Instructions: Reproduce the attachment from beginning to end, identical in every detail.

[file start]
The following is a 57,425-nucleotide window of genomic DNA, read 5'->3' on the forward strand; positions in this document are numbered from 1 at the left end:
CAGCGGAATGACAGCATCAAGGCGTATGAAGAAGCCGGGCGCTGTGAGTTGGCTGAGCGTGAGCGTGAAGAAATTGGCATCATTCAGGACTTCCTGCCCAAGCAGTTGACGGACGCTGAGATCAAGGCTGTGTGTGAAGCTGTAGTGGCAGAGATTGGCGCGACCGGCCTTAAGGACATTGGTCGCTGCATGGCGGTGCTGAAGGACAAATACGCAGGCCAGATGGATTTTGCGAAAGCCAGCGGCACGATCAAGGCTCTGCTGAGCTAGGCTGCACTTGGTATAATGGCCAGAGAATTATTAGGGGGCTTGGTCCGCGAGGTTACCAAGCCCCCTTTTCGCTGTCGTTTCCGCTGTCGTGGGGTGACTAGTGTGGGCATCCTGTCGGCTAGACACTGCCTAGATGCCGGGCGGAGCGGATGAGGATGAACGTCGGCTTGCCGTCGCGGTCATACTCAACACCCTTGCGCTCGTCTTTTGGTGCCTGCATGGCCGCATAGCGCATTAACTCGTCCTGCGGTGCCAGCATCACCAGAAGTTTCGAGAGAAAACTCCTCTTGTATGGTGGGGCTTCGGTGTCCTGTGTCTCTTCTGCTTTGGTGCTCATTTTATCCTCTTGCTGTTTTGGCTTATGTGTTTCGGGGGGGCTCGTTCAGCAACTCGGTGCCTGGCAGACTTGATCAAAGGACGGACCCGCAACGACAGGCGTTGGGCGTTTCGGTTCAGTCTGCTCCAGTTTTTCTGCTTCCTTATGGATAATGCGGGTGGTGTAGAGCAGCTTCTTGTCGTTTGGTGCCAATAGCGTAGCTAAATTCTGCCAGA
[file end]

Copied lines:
The following is a 57,425-nucleotide window of genomic DNA, read 5'->3' on the forward strand; positions in this document are numbered from 1 at the left end:
CAGCGGAATGACAGCATCAAGGCGTATGAAGAAGCCGGGCGCTGTGAGTTGGCTGAGCGTGAGCGTGAAGAAATTGGCATCATTCAGGACTTCCTGCCCAAGCAGTTGACGGACGCTGAGATCAAGGCTGTGTGTGAAGCTGTAGTGGCAGAGATTGGCGCGACCGGCCTTAAGGACATTGGTCGCTGCATGGCGGTGCTGAAGGACAAATACGCAGGCCAGATGGATTTTGCGAAAGCCAGCGGCACGATCAAGGCTCTGCTGAGCTAGGCTGCACTTGGTATAATGGCCAGAGAATTATTAGGGGGCTTGGTCCGCGAGGTTACCAAGCCCCCTTTTCGCTGTCGTTTCCGCTGTCGTGGGGTGACTAGTGTGGGCATCCTGTCGGCTAGACACTGCCTAGATGCCGGGCGGAGCGGATGAGGATGAACGTCGGCTTGCCGTCGCGGTCATACTCAACACCCTTGCGCTCGTCTTTTGGTGCCTGCATGGCCGCATAGCGCATTAACTCGTCCTGCGGTGCCAGCATCACCAGAAGTTTCGAGAGAAAACTCCTCTTGTATGGTGGGGCTTCGGTGTCCTGTGTCTCTTCTGCTTTGGTGCTCATTTTATCCTCTTGCTGTTTTGGCTTATGTGTTTCGGGGGGGCTCGTTCAGCAACTCGGTGCCTGGCAGACTTGATCAAAGGACGGACCCGCAACGACAGGCGTTGGGCGTTTCGGTTCAGTCTGCTCCAGTTTTTCTGCTTCCTTATGGATAATGCGGGTGGTGTAGAGCAGCTTCTTGTCGTTTGGTGCCAATAGCGTAGCTAAATTCTGCCAGA